Why is building a website so hard?

I’ve been working in tech startups for the last couple of years and have been up close and personal with what it takes to get something designed, built and onto the internet.

During the consulting parts of my career I’ve helped build plenty websites for clients. But it’s a whole different thing when you are in-house and personally responsible for whether the site is delivering results. I’ve found that as soon as you’re responsible for the actual business results, your whole mindset changes. Personally, I’ve found that all of a sudden usability and simplicity become more important than aesthetics.

I’ve always been fascinated by how things that seem like a nice easy website project can become complex, stressful and expensive. It’s not just the normal “things take longer than you expect” effect from project management. Something more profound is going on when building digital products. There are several interesting issues that cause website projects to be harder than you’d expect:

1. Unknowable scope

You never really know in advance what you actually need a website to do. Even the best planning, user experience mapping and project scoping won’t capture all the possible things that users may want to do on your site or all the features that you may want to put in front of your users. In the world of construction and engineering they have a concept called a “change order” these are supposed to track changes to the scope, but in software development, it’s possible that the scope isn’t even known in the first place.

Mitigation: Taking an iterative approach based on lean startup, agile development and design thinking can help bite off small chucks to work on.


2. Hidden dead-ends

A dead-end gremlin is when you get 90% of the way down the path with implementing a part of a system, only to find that there is an absolute block based on a requirement that the tool or module you’ve chosen can’t deliver. Often these gremlins show up as hidden systems that depend on each other to do something seemingly simple like send an automated email.

Email marketing and payment processing are the worst areas for dead-ends because everything sounds simple from the outside, but the reality of actually making it work can be very hard with multiple systems depending on each other.

Mitigation: Being as clear as possible about the mandatory requirements in advance can help, but the best solution is to find ways to prototype the idea so that you can test whether everything hangs together properly.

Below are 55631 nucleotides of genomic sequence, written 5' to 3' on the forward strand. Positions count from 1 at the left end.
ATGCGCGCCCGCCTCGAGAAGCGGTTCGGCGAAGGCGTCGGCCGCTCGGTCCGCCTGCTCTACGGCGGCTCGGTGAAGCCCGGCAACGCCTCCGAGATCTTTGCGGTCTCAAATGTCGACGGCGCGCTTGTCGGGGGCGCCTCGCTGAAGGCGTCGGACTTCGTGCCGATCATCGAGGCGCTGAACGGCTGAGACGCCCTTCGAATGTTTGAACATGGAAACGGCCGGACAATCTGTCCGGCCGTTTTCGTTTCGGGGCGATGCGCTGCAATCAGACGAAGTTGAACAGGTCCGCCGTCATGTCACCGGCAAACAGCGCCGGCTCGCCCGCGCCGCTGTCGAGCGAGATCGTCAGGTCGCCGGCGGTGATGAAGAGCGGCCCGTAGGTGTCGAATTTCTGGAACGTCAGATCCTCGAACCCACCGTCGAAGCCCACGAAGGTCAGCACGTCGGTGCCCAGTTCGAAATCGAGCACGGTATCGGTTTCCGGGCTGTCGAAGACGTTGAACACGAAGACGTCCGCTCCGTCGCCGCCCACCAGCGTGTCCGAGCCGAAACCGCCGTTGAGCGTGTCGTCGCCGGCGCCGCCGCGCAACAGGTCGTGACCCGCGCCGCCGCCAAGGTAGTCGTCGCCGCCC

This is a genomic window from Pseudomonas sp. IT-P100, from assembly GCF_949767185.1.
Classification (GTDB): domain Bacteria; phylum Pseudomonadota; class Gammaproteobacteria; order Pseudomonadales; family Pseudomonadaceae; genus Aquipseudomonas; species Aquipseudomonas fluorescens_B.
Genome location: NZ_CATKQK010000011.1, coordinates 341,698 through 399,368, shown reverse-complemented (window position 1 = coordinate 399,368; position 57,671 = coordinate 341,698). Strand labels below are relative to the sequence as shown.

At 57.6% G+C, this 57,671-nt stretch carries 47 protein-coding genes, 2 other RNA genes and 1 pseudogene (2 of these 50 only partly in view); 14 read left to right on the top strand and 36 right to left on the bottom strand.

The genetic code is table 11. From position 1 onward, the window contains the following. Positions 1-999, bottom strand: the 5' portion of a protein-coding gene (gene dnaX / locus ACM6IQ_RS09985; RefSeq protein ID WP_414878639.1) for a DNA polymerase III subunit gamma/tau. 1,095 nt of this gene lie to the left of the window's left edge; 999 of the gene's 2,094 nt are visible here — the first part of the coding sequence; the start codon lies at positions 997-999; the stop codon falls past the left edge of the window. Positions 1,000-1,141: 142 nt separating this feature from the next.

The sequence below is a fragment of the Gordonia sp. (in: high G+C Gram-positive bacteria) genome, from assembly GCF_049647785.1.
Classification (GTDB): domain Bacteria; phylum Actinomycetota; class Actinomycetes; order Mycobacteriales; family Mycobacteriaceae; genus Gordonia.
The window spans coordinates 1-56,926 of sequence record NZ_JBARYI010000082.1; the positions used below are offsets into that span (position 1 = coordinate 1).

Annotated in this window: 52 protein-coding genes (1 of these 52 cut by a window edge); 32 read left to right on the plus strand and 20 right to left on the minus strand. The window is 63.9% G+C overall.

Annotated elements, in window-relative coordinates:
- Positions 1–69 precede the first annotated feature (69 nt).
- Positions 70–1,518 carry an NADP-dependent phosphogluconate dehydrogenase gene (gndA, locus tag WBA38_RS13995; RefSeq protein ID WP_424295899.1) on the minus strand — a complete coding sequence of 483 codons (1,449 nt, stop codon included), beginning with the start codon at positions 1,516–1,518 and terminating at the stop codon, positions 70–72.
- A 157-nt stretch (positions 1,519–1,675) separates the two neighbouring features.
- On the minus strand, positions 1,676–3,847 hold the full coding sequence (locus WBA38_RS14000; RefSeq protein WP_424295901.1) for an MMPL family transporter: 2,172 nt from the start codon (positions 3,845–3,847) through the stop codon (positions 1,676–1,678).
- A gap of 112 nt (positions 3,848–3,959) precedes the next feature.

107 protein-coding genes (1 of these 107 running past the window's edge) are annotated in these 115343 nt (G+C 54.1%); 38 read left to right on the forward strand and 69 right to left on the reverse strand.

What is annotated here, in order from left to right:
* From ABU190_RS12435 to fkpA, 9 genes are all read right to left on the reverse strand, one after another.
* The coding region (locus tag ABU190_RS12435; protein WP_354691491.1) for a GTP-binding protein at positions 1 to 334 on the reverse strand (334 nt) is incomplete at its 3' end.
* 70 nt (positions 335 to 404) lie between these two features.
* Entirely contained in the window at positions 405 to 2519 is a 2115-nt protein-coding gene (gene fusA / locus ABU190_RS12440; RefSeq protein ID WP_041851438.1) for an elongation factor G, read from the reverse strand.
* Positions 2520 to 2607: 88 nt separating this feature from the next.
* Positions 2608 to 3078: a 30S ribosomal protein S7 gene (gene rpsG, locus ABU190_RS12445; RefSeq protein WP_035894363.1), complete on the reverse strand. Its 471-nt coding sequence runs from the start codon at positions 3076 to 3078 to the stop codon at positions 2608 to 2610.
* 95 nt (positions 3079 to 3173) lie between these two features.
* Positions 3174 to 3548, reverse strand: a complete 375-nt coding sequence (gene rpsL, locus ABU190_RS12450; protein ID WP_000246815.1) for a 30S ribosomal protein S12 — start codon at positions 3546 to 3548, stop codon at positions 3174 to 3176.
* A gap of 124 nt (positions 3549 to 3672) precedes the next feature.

3. A beautiful unique snowflake

In the world of marketing and branding, it’s tempting to want to make everything unique, different and beautiful. This is a great way to create a unique brand, but it can be a terrible way to create a website. Good web design prioritises functionality and effectiveness over looks.

Ford Model T Dash

Before the 1940s, every car dashboard looked different and had different levers, dials and displays. After the 1940s, almost every dashboard from every manufacturer conformed to the same basic layout with a speedometer, rev counter and fuel gauge, which meant that any driver could drive any car without having to relearn everything from scratch. The basic design interface has stayed the same ever since because usability is more important than uniqueness.

Ford Deluxe DashStandardisation makes everything simpler for the end-user. The same is true in web design. We expect links to be blue and underlined, the scroll bar to be on the right, and the menu to be on the top (or maybe the left). Websites that break basic navigation conventions just to be different are making the medium more important than the message. It’s nice to be unique, but it’s better to be effective.

Mitigation: Using standard web development frameworks and content platforms can help make sure that a website is consistent and easy to use.

4. Testing and compatibility

Every website project that I’ve worked on started with great promises about compatibility and great intentions to test everything. In practise, too many websites don’t work on mobile phones or the wide range of browsers that are out there in the real world. Personally, I’m a fan of minimalism in web design. The less distracting fonts, animation and noise there is, then the more that the content can shine. Ironically enough, simple and minimal design is also more likely to work on a wide range of devices and browsers.

Mitigation: Make designs and code as simple as possible and don’t assume that every single person in the world uses Chrome.